Two articles — one by P. Sainath and the other in collaboration with The Guardian newspaper — (April 28) make horrendous reading, painting the dangerous picture of what the world, as a whole, and our country, in particular, are set to witness in the coming decades. While Mr. Sainath exposes the dangerous levels of groundwater deterioration, the other one portends rising water prices. The subsidies extended to water are far less compared to those extended to other commodities. This basic necessity of human life needs immediate attention. The future generation will not forgive us for the misdeeds of today.
It is worrying that the Vidarbha region is slowly becoming a desert, unnoticed by the government. Once a symbol of cotton growers, it is very hard to digest that this region is now known for farm suicides. It would have done wonders had the Prime Minister's July 2006 package been used to good effect. Nobody knows how that package was spent, though. Consistently neglected by the state and central governments, Vidarbha now stands between survival and death. It is disgusting that adequate measures were not taken to conserve the water when it was supplied by nature. All is not last.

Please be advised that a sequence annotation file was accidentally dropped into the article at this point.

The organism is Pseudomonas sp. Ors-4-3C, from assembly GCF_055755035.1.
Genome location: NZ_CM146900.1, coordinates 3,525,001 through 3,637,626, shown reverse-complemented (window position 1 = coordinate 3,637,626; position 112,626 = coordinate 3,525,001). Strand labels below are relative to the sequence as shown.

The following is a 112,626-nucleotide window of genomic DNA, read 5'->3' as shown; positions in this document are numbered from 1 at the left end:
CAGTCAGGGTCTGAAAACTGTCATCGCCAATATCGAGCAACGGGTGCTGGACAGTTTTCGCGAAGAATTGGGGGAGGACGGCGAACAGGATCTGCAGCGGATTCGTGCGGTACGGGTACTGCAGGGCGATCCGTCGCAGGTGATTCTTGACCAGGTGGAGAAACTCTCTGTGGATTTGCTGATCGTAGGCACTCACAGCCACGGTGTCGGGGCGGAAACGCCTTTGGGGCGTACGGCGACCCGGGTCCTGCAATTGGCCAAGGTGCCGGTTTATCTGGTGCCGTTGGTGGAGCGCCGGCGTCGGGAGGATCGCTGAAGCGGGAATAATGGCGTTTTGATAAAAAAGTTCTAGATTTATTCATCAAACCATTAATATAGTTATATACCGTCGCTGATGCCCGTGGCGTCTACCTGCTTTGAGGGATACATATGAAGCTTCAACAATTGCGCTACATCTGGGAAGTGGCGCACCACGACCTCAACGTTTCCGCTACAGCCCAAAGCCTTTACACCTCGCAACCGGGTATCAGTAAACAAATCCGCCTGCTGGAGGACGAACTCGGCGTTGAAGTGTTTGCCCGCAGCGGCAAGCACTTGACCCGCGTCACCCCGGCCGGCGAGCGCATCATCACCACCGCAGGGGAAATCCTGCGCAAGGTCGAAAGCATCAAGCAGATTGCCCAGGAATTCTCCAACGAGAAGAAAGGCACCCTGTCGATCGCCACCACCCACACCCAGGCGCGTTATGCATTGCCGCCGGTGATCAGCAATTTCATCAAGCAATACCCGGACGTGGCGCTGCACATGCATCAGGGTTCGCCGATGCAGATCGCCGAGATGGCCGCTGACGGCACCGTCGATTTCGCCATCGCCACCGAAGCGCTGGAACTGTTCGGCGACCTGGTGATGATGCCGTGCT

If timely action is taken, Vidarbha can still be saved from what could be the most disastrous natural calamity in the years to come.